We first set forth the terms of the order. The temporary restraining order the court entered against the defendant consisted of four standardized Judicial Branch forms stapled together. The first was a single page form titled ‘‘Order of Protection.'' That form required the issuing court to identify a ‘‘[p]rotected [p]erson'' (A.N.) and a ‘‘[r]espondent'' (the defendant), who were to be the subjects of the order's protections and prohibitions, respectively. It then listed several terms the defendant had to follow, two of which are relevant to this appeal. The first term prohibited the defendant from contacting A.N. and certain people close to her: ‘‘Do not contact the protected person in any manner, including by written, electronic or telephone contact, and do not contact the protected person's home, workplace or others with whom the contact would be likely to cause annoyance or alarm to the protected person.'' The second term notified the defendant that he would find ‘‘[a]dditional terms'' on a form titled ‘‘Additional Orders of Protection.''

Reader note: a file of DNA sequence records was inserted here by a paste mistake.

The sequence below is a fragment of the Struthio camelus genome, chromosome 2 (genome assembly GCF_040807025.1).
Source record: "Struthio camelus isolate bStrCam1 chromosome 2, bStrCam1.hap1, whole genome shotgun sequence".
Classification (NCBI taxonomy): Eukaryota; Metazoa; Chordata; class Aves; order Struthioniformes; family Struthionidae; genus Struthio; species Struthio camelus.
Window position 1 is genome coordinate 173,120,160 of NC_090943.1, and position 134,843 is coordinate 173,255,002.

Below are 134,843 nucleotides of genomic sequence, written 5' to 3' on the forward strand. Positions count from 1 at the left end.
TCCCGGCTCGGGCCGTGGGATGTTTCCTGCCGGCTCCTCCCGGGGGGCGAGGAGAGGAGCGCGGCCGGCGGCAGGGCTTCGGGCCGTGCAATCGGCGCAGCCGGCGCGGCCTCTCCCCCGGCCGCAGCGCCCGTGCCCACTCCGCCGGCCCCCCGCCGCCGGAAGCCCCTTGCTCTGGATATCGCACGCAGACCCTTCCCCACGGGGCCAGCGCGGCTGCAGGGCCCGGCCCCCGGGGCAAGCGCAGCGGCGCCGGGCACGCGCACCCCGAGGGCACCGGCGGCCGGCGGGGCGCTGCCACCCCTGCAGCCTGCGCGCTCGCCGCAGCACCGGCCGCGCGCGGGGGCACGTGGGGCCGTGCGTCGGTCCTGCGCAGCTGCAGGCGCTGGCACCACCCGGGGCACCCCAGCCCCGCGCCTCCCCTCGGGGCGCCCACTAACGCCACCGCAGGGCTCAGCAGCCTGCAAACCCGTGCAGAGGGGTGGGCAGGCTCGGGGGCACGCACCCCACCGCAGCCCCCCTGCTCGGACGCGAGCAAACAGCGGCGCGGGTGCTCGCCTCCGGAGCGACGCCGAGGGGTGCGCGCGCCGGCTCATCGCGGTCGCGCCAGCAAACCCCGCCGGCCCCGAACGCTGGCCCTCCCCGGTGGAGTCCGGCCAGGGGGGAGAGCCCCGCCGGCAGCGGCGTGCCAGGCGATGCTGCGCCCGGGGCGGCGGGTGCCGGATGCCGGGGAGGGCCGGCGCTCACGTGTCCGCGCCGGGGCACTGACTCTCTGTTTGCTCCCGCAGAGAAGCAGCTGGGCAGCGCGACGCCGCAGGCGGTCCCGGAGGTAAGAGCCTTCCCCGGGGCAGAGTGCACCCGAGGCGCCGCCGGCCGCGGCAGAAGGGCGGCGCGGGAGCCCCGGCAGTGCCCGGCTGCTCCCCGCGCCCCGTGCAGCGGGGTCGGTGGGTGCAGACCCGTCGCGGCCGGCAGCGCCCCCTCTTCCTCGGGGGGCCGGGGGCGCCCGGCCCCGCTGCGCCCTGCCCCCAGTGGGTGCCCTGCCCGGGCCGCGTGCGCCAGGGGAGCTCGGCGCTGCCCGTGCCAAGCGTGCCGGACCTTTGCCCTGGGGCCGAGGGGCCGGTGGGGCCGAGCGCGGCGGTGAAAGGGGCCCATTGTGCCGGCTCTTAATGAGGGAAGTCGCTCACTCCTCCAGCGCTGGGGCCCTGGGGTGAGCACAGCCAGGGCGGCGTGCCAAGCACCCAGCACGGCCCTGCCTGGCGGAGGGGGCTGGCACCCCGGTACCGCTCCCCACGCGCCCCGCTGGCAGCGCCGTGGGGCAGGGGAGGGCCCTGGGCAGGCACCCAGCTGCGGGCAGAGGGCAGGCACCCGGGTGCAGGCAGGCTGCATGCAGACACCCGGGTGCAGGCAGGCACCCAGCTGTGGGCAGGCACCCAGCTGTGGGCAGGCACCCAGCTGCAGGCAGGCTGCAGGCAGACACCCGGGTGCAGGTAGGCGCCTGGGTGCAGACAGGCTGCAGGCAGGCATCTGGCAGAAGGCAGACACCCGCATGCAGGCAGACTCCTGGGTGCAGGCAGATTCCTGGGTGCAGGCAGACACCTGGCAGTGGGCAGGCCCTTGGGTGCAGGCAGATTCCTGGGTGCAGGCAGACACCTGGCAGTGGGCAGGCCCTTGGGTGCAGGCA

That single page form, ‘‘Additional Orders of Protection, '' contained a different list of terms, one of which extended A.N.'s protection to her children: ‘‘This order also protects the protected person's minor children.'' Below that appeared a section labeled ‘‘Temporary Child Custody and Visitation, '' in which the court permitted the defendant visitation as follows: ‘‘Weekly, supervised visits with children. The first three visits are to be supervised by Visitation Solutions, Inc., and thereafter by [the defendant's sister].''